Dappled Things: Pinkhassov on Instagram – The New Inquiry

On the tedium and hollowness of filtered Instagram pictures, or more accurately, the attempt to add sentiment, where there is none. If your photos suck, they will suck with or without filters.

“But the rise of social photography means that we are now seeing images all the time, millions of them, billions, many of which are manipulated with the same easy algorithms, the same tiresome vignetting, the same dank green wash. So the problem is not that images are being altered—I remember the thrill I felt the first few times I saw Hipstamatic images, and I shot a few myself buoyed by that thrill—it’s that they’re all being altered in the same way: high contrasts, dewy focus, over-saturation, a skewing of the RGB curve in fairly predictable ways. Correspondingly, the range of subjects is also peculiarly narrow: pets, pretty girlfriends, sunsets, lunch. In other words, the photographic function, which should properly be the domain of the eye and the mind, is being outsourced to the camera and to an algorithm.”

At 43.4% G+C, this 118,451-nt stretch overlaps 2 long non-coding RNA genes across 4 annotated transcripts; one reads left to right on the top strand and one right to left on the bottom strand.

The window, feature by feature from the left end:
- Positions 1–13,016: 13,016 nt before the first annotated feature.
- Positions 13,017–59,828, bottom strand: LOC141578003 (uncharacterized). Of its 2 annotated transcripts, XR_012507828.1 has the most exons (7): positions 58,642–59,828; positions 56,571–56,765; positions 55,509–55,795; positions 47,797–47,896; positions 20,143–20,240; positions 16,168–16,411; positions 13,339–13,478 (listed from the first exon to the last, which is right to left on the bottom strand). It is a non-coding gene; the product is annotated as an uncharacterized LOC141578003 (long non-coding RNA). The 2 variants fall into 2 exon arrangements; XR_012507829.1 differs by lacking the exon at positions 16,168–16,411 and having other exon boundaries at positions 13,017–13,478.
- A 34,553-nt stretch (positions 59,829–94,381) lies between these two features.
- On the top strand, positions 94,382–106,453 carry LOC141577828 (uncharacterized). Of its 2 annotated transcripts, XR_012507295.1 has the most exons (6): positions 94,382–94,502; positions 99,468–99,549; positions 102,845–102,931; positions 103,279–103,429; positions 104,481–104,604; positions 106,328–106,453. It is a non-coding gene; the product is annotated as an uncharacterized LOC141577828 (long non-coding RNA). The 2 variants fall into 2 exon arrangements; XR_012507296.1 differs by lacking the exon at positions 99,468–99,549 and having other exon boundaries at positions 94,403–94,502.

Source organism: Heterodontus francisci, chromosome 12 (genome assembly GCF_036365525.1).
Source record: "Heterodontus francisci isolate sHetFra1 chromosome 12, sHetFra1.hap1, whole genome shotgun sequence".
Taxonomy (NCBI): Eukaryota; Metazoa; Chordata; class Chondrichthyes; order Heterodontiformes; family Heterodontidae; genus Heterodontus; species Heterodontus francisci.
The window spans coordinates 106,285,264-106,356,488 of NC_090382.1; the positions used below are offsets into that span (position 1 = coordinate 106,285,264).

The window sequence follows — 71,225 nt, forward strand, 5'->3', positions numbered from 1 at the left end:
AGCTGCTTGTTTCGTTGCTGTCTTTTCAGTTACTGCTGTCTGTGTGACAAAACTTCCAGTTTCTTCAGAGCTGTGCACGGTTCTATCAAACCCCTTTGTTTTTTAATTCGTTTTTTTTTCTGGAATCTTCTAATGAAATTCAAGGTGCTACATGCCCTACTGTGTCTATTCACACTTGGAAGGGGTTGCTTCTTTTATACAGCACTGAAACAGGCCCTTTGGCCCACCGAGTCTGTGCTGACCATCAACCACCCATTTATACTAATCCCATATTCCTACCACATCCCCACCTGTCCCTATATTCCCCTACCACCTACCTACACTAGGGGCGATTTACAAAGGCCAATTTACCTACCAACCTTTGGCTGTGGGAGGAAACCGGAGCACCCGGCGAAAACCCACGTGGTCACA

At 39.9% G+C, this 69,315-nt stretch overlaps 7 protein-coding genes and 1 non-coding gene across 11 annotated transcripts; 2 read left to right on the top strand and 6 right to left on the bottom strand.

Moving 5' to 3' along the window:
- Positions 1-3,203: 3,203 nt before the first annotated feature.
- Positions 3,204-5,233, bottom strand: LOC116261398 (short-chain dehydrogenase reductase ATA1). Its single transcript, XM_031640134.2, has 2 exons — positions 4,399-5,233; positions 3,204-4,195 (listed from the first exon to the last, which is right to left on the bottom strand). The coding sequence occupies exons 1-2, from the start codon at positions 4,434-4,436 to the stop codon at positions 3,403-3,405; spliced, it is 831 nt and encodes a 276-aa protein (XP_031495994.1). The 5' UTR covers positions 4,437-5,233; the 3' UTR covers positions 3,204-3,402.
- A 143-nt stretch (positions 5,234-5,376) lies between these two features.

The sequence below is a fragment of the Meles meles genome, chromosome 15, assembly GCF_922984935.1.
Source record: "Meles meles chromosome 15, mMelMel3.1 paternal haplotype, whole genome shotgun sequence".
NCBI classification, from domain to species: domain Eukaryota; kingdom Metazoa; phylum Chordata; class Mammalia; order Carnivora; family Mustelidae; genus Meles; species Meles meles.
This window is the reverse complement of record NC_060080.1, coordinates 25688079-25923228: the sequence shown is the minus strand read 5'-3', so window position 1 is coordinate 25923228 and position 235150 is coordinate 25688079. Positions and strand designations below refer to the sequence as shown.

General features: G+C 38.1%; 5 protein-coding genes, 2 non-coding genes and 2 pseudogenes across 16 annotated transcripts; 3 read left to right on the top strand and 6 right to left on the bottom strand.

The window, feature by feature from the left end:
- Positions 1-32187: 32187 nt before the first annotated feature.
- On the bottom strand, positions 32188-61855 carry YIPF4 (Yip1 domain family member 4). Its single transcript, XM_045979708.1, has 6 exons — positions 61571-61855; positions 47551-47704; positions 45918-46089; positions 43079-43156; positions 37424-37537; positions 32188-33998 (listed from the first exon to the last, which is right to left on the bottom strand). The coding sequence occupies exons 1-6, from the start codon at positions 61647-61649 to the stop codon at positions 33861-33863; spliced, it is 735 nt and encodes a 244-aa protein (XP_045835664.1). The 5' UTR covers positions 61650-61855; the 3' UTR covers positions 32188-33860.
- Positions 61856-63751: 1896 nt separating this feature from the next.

“All bad photos are alike, but each good photograph is good in its own way. The bad photos have found their apotheosis on social media, where everybody is a photographer and where we have to suffer through each other’s “photography” the way our forebears endured terrible recitations of poetry after dinner. Behind this dispiriting stream of empty images is what Russians call poshlost: fake emotion, unearned nostalgia. According to Nabokov, poshlost “is not only the obviously trashy but mainly the falsely important, the falsely beautiful, the falsely clever, the falsely attractive.” He knows us too well.”

Dappled Things: Pinkhassov on Instagram – The New Inquiry

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